I doubt whether your bank would agree to do that, and it would undoubtedly cause you trouble with Europcar, no idea about other hire companies but it would be no surprise if they do have a joint black list of defaulting hirers.

If you do try it, which I do not recommend, do please let us know the outcome as others find themselves in the same position.


Thanks for the reply. Point taken.

Any suggestions on my other questions?
Would you recommend paying the penalty or not?
If I didn't pay, would they prosecute me here or there?

Thanks again.
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Logician
post Fri, 7 Jun 2019 - 11:18
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You cannot be prosecuted here for a driving offence in Spain, there are some arrangements for collecting in the UK fines levied elsewhere, but these seem to be somewhat haphazard. If you are driving here on a Spanish licence whether anything can be done on your licence I do not know. Presumably you will be visiting Spain in the future, and I would be wary of incurring unpaid fines there, but I do not know what could actually happen.


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Churchmouse
post Sat, 8 Jun 2019 - 09:49
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Europcar will have washed its hands with the Spanish authorities once they provided the hirer's details to the police. It would be highly unlikely, in my view, that Europcar would subsequently be required to pay the fine on your behalf. Accordingly, there should be no further Europcar charges.

Was the letter you (allegedly) received from the Spanish authorities, or from a collection agency? Debt collectors have no powers in the UK; they cannot seize property or take you to court. There is a theoretical possibility that the Spanish authorities could pursue you/the driver (whoever it was?) in the UK Magistrates' Court, but this is exceedingly rare.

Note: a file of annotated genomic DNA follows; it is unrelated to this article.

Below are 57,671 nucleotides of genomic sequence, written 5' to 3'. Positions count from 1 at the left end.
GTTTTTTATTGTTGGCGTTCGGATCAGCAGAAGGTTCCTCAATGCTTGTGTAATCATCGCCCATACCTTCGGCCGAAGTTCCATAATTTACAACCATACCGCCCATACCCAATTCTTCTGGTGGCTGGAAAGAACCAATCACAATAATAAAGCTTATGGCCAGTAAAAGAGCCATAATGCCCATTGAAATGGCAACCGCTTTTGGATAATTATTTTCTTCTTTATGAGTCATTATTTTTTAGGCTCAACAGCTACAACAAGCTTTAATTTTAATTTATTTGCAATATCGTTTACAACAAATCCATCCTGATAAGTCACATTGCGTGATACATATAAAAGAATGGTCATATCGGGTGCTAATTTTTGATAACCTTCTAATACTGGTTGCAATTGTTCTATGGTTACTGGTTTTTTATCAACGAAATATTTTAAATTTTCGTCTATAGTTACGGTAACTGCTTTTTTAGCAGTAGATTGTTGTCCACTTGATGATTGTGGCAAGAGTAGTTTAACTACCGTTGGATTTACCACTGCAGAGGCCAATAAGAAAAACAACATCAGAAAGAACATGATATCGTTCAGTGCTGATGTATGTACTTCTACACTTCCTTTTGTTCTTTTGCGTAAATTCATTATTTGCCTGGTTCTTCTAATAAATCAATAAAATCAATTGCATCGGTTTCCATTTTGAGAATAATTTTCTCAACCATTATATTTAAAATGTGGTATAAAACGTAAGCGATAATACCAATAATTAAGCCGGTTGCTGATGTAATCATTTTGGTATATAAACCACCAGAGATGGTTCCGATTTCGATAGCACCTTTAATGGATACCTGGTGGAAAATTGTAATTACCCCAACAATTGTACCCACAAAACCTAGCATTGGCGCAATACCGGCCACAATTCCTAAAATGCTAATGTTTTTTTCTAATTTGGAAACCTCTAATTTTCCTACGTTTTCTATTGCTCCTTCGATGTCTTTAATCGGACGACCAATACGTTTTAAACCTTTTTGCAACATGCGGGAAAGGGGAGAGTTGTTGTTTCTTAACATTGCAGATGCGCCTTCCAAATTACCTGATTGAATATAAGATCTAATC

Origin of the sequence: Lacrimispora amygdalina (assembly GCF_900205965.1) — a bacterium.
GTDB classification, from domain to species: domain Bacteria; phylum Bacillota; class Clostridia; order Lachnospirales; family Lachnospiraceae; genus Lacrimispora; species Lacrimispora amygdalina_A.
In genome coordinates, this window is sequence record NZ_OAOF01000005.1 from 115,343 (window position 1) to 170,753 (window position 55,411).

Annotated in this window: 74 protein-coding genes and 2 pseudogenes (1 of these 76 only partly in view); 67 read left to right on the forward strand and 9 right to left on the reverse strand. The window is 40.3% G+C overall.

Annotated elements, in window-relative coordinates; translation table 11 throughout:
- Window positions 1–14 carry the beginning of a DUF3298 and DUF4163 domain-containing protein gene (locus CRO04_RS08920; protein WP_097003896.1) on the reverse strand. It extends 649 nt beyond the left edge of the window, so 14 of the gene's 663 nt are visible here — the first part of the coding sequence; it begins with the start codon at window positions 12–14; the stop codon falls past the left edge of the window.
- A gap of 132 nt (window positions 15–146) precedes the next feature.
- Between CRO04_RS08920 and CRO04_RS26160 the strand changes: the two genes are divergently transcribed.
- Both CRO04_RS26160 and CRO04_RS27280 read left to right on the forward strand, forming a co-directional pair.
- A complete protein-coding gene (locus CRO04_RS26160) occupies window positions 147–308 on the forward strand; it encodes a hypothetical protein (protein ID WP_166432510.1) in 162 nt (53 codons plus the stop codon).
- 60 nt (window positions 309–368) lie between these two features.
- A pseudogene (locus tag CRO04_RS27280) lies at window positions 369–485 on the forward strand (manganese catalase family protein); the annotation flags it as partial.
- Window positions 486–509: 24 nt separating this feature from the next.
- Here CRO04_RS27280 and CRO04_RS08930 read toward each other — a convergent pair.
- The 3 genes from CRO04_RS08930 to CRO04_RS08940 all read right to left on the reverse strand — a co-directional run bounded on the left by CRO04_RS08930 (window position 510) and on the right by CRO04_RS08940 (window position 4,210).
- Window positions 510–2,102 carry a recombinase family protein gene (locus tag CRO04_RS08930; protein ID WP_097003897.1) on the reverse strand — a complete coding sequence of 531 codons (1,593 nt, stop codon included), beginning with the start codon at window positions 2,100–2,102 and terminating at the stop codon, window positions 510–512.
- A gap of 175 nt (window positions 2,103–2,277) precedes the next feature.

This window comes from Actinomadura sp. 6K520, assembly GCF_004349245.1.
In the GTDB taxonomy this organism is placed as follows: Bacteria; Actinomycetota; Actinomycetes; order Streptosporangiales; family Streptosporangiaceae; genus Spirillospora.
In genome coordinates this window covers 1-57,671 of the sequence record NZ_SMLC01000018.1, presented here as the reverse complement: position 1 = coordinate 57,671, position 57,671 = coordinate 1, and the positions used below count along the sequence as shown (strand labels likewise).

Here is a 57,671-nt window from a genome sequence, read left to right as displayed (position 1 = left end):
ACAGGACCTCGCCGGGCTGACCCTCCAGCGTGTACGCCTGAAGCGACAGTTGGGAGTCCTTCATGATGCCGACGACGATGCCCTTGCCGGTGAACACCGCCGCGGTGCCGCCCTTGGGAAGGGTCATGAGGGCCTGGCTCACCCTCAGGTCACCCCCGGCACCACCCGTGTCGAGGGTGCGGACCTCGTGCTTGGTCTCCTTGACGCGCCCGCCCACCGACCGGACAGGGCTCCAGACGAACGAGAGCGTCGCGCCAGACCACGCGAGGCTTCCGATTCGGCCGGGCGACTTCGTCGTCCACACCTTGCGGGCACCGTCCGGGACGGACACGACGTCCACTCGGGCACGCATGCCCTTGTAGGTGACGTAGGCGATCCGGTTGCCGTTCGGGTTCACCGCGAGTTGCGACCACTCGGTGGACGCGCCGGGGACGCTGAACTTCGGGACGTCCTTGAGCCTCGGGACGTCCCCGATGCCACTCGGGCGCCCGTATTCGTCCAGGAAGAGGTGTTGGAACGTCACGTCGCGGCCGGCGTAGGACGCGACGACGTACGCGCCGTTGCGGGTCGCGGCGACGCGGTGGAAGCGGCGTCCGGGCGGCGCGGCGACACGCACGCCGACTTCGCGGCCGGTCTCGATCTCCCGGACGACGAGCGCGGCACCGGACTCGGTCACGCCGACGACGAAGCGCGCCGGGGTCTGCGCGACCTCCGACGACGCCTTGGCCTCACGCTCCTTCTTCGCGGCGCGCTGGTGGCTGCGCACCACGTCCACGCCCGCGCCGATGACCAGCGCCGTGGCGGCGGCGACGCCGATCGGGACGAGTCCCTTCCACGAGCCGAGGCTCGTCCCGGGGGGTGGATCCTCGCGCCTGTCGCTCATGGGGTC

--Churchmouse
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Ryu
post Mon, 10 Jun 2019 - 12:38
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QUOTE (Churchmouse @ Sat, 8 Jun 2019 - 10:49) *
Europcar will have washed its hands with the Spanish authorities once they provided the hirer's details to the police. It would be highly unlikely, in my view, that Europcar would subsequently be required to pay the fine on your behalf. Accordingly, there should be no further Europcar charges.

Was the letter you (allegedly) received from the Spanish authorities, or from a collection agency? Debt collectors have no powers in the UK; they cannot seize property or take you to court. There is a theoretical possibility that the Spanish authorities could pursue you/the driver (whoever it was?) in the UK Magistrates' Court, but this is exceedingly rare.

--Churchmouse


Thanks for the reply..
The letter comes from the Vasque Goverment, which I found has the traffic related competencies transferred to them from the central government.
I guess my biggest worry is with me being an Spanish citizen, registered as living abroad..., if they can call me or not to a court hearing in Spain. I cannot imagine the costs and the stress of that.


Regards
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andy_foster
post Mon, 10 Jun 2019 - 13:36
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Rather general advice is that if you are not planning to return to the country in question you can probably safely ignore it, but if you are planning to return, ignoring could end up quite badly.
As you are Spanish, it seems likely that you would fall into the second camp.

Other than our general advice, it is your decision.


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"Whatever the intention of Parliament was, or was not, the law is quite clear." - The Rookie
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Ryu
post Mon, 10 Jun 2019 - 15:18
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QUOTE (andy_foster @ Mon, 10 Jun 2019 - 14:36) *
Rather general advice is that if you are not planning to return to the country in question you can probably safely ignore it, but if you are planning to return, ignoring could end up quite badly.
As you are Spanish, it seems likely that you would fall into the second camp.